The World Of Outlaws

Inside The Development Hurdles Of Donny Schatz, TSR And The FPS 410

Inside The Development Hurdles Of Donny Schatz, TSR And The FPS 410

No, nothing is wrong with Donny Schatz, Tony Stewart Racing or the Ford Performance Stewart 410.

May 14, 2021 by Matt Weaver

Donny Schatz and Tony Stewart/Curb-Agajanian Racing are putting the World of Outlaws on notice.

We’re coming back, and you’d best make peace with it.

It’s been 29 races since the 10-time champion won the Williams Grove National Open on Oct. 3 to move one win away from joining Steve Kinser and Sammy Swindell as the only drivers to earn 300 victories in the Greatest Show on Dirt.

That night in Mechanicsburg was 223 days ago and Schatz has been denied the historic benchmark in every dramatic way possible.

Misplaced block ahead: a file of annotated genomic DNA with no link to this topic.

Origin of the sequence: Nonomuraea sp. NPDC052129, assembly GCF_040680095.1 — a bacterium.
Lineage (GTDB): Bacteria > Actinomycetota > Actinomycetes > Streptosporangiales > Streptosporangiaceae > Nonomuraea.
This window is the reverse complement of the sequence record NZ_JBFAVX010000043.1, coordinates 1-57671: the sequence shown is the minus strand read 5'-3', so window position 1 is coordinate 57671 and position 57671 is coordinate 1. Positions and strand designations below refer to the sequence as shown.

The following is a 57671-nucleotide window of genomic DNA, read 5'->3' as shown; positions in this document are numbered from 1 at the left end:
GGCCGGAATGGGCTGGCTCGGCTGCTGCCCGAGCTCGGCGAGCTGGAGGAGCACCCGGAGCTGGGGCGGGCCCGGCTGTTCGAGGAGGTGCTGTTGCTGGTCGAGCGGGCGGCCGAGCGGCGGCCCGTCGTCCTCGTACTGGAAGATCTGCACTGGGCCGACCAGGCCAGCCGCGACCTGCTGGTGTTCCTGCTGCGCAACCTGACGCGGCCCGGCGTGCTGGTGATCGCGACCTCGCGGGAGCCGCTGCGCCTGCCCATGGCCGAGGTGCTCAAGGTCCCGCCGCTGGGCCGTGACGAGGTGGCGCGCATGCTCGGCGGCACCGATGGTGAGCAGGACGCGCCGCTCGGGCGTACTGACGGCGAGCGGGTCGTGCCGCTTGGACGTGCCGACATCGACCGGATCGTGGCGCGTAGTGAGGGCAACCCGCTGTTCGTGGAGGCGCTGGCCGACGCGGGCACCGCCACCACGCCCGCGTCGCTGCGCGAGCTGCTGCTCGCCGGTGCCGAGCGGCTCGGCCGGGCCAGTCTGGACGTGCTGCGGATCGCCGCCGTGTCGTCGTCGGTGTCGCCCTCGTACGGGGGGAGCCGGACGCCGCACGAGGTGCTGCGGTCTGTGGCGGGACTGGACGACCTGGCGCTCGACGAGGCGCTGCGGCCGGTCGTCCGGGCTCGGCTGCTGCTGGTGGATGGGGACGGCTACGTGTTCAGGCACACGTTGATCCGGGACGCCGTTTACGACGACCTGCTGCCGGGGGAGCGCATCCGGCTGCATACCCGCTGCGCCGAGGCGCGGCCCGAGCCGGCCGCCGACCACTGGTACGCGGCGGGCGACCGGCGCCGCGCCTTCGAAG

After opening 2021 with two wins with the All Stars Circuit of Champions at Screven Motor Speedway and East Bay Motorsports Park, Schatz contended for another DIRTcar Nationals championship at Volusia Raceway Park.

He was two laps away from No. 300 on Feb. 7 when an ignition box issue sent him to the infield. That denied Schatz both a date with history and the Florida Speedweeks Championship. After leading the first 17 laps on Apr. 2 at Pevely, a broken heim joint resulted in another heartbreak.

"I guess it's luck or karma when you've had the success we've had over the years," Schatz said. "I'm not sure what it is, but it's been a struggle to get past this point."

But it’s not entirely bad luck.

Schatz and TSR are still in the midst of an active R&D situation with the relatively new Ford Performance Stewart 410 engine platform. The project hasn’t progressed as quickly as anticipated, but make no mistake, the FPS 410 makes plenty of power.

It arguably makes too much power right now.